Hawkes, however, asks if this is really an "inveterate tendency" rather than [as Marxism suggests] the result of historical conditioning. We might think the word "fire" is a symbol for the speedy exothermic oxidation of combustive substances resulting in heat and light and we would not, I think, be wrong to hold that what the symbol represents "actually exists." However, we might not have the same opinion as the ancient Greeks about "Zeus." It is the job of science, and philosophy, to try and hook up the proper symbolism with the actually existing world.
We can pass over the next section of Hawkes essay where he discusses the problems of symbolism and signs as elaborated by Gray in an earlier work-- FALSE DAWN ( 1998; 2nd edition, 2009). Here the discussion revolves around Gray's use of economic examples to illustrate his theories and Hawkes seems to take Gray seriously when he does so. The problem is that Gray's economic views (and Hawkes remarks about them) appear nonsensical. I base this not only trying to parse this discussion but also on Paul Krugman's review of the second edition of FALSE DAWN. Krugman, who has a Nobel in economics, thinks that Gray's writings on the subject are the "garbled" views of an "ignoramus." Krugman, however, writes that Gray didn't need to show himself "to be an economic ignoramus, when his core argument does not really depend on economics anyway." [ False Dawn : The Delusions of Global Capitalism (book review, New Statesman)] Let us return to the "myth" of progress and the "core argument" and leave the dismal science to Krugman and his confrères.
Hawkes next deals with a contradiction in Gray's position (not necessarily a bad thing.) Progress may be a myth, but "modernization inexorably occurs" [the spectre of progress under another name] Hawkes writes. We may claim not to find any meaning in history but history and change still go on. If the myth of progress is overcome and our understanding of the world is no longer perverted by it-- is this not progress? Hawkes, I fear, may be a victim of dispirited English department post modernism when he writes, "If the Western intelligentsia no longer acknowledges any significance to life, that does not mean that we have discovered a timeless truth that had been hidden from Aristotle, Plato and the prophets of monotheism. It means that we can no longer see meaning where others once did."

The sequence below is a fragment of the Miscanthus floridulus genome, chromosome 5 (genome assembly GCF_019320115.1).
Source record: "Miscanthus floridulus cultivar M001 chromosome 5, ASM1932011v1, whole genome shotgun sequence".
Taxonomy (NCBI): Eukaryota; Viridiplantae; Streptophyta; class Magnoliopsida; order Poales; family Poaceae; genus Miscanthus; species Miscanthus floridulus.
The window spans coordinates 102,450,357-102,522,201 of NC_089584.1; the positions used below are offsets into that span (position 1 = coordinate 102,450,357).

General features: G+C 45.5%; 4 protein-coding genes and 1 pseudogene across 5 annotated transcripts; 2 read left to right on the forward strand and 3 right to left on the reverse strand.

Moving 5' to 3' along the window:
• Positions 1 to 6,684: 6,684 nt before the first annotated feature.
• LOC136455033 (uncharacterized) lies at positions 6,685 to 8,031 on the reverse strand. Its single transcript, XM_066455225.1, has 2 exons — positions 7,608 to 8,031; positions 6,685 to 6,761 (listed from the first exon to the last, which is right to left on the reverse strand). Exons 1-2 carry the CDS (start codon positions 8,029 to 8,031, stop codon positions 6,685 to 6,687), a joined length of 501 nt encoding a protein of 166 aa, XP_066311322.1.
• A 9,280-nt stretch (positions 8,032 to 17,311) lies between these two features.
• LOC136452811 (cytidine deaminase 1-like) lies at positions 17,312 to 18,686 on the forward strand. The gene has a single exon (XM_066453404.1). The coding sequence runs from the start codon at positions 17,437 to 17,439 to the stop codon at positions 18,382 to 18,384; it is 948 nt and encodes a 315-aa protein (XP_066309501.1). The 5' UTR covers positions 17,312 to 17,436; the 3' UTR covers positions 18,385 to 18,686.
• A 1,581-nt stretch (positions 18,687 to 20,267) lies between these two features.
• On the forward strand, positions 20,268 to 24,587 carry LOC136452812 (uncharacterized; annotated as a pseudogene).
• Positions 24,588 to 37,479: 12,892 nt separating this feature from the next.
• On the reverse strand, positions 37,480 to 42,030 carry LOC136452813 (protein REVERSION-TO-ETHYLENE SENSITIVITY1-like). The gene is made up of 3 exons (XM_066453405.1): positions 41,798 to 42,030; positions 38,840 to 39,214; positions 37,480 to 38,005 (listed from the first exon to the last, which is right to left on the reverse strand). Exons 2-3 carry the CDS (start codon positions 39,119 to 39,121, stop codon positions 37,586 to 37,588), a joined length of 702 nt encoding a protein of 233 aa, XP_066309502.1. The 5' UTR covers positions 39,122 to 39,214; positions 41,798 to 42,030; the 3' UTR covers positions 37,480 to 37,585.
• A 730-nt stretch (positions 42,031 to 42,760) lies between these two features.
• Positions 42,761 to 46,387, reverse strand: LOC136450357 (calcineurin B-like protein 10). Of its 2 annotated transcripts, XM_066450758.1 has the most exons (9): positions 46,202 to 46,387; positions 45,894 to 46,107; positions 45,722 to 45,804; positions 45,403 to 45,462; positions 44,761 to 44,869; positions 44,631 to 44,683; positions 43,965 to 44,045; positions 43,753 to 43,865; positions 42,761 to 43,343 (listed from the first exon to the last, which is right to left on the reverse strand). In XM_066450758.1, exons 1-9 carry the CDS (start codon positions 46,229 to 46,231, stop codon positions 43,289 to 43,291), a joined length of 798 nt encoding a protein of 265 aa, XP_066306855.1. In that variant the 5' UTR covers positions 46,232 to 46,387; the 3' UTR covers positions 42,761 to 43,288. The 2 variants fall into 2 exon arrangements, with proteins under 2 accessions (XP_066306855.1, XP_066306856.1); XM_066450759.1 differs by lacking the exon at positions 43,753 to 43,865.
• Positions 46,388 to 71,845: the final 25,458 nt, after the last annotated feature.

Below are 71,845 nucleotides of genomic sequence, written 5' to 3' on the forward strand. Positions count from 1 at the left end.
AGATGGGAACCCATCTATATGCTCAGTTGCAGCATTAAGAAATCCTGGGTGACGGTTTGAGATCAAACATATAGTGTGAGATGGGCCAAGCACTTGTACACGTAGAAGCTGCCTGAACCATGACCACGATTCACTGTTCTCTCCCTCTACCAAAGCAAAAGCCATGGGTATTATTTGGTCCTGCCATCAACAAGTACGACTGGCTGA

Well, I don't think Hawkes speaks for the whole "Western intelligentsia." As far as finding significance in history is concerned the "Western intelligentsia" would do well to ponder the following admonition from Hegel with regard to any scientific study and that is the categories we use to find significance or meaning in the world are the ones we ourselves bring with us and a thinker "sees the phenomena presented to his mental vision exclusively through these media." From which he concludes that to a person "who looks upon the world rationally, the world in its turn , presents a rational aspect."
And what do we find when we look at the world rationally-- i.e., scientifically. We don't find the world according to Plato or Aristotle or the prophets of monotheism. We find a universe about 13.788±037 billion years old, we know life on one planet (so far), Earth, which is about 4.6 billion years old and it seems has had life for the last 3.6 billion years and for the last 200,000 years, anatomically modern humans. Our species resulted non-providentially by a process of evolution by natural selection. So here we are and we have to make the most of it.